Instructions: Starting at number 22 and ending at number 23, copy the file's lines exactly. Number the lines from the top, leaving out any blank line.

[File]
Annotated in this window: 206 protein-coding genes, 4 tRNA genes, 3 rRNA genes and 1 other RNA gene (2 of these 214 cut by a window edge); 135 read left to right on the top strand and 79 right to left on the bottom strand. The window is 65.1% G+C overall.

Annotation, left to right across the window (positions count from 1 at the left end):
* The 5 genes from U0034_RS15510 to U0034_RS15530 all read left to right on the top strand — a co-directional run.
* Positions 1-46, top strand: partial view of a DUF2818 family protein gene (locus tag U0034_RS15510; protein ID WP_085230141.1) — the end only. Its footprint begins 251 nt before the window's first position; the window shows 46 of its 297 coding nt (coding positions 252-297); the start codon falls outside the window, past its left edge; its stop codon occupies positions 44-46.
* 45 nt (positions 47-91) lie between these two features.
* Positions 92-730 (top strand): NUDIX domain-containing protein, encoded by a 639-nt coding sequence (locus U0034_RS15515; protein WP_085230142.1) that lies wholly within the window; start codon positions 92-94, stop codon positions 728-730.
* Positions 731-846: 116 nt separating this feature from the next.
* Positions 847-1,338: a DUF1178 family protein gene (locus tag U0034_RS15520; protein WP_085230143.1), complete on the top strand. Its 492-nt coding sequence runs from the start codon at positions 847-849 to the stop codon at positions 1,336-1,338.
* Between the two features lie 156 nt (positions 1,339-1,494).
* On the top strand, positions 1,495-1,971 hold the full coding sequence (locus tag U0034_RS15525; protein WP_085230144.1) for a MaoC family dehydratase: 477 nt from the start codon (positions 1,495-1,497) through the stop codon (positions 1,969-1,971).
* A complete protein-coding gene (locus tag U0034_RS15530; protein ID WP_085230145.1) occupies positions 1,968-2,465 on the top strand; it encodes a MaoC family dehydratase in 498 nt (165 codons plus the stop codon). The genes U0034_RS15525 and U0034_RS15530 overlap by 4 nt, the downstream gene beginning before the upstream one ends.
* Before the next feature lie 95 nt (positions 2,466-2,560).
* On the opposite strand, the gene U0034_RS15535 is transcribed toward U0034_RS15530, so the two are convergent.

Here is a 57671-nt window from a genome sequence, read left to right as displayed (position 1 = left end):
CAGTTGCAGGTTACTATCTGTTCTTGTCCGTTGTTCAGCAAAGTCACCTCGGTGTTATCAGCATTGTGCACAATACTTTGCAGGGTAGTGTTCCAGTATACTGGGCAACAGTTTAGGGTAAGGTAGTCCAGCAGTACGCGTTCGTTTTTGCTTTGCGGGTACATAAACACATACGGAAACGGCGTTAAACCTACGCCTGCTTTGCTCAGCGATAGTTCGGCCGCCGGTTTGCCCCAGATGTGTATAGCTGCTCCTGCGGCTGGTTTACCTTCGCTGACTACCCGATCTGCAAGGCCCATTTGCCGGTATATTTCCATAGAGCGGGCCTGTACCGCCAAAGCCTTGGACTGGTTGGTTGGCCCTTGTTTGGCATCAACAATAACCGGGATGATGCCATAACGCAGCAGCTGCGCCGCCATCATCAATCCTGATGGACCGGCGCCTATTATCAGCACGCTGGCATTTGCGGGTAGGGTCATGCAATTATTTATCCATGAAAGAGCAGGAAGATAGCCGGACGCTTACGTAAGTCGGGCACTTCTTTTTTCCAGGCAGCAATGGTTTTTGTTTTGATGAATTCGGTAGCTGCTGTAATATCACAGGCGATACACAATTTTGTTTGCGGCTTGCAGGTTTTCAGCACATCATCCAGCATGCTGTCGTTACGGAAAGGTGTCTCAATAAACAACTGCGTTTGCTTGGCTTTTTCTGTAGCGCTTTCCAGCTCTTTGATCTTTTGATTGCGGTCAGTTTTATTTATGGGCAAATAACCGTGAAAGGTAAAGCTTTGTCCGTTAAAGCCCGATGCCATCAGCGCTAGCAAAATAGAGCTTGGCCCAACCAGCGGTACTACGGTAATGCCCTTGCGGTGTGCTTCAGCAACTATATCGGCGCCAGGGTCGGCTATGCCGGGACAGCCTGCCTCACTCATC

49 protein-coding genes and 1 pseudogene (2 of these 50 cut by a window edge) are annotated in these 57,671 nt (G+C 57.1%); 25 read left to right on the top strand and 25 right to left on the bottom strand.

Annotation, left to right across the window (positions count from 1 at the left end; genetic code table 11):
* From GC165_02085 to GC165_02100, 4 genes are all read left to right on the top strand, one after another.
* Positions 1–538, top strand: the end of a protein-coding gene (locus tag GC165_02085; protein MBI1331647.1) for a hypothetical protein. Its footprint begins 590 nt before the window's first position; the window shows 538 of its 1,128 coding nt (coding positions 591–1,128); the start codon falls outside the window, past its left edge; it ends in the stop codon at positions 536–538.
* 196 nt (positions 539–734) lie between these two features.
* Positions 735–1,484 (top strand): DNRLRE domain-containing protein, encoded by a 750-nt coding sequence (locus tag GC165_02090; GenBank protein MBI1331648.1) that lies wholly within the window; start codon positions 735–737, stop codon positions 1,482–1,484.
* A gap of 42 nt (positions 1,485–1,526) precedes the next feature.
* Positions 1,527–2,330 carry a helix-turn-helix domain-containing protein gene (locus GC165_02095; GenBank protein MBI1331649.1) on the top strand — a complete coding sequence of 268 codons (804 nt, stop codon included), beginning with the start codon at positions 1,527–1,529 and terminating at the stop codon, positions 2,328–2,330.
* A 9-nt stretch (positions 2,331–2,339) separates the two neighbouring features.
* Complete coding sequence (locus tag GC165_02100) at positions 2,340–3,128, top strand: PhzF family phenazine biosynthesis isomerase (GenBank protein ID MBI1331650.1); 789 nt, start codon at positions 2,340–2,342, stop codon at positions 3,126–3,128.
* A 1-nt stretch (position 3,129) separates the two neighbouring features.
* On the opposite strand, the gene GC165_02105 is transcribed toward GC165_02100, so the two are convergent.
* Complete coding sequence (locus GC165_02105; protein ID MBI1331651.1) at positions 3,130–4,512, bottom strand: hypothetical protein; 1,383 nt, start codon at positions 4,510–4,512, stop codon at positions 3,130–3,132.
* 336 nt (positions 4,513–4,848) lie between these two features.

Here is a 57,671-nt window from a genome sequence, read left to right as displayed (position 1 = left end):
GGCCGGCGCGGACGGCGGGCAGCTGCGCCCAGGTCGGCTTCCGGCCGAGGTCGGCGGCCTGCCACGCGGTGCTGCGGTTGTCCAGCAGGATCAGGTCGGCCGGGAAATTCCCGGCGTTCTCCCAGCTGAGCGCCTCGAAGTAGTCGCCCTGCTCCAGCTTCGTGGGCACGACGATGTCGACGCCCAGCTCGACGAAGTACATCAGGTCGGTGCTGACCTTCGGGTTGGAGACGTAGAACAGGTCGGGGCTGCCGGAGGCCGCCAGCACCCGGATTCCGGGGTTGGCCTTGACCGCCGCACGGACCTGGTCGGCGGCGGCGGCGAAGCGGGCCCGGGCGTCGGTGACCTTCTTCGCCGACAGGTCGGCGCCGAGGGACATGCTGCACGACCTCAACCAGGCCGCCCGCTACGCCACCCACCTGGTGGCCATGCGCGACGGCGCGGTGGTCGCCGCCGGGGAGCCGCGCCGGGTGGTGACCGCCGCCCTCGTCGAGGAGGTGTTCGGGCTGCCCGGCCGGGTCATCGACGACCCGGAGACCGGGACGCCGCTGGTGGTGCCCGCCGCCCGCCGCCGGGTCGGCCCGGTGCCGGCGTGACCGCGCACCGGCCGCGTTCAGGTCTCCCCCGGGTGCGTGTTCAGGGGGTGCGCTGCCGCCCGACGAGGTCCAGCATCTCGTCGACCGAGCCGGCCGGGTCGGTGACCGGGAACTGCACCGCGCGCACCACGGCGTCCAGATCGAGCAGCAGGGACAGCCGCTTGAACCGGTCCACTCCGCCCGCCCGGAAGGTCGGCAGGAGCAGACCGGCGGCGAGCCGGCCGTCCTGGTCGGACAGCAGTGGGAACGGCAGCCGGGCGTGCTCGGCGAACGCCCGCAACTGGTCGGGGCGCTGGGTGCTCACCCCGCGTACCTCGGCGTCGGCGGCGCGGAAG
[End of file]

* A gap of 42 nt (positions 1,485–1,526) precedes the next feature.
* Positions 1,527–2,330 carry a helix-turn-helix domain-containing protein gene (locus GC165_02095; GenBank protein MBI1331649.1) on the top strand — a complete coding sequence of 268 codons (804 nt, stop codon included), beginning with the start codon at positions 1,527–1,529 and terminating at the stop codon, positions 2,328–2,330.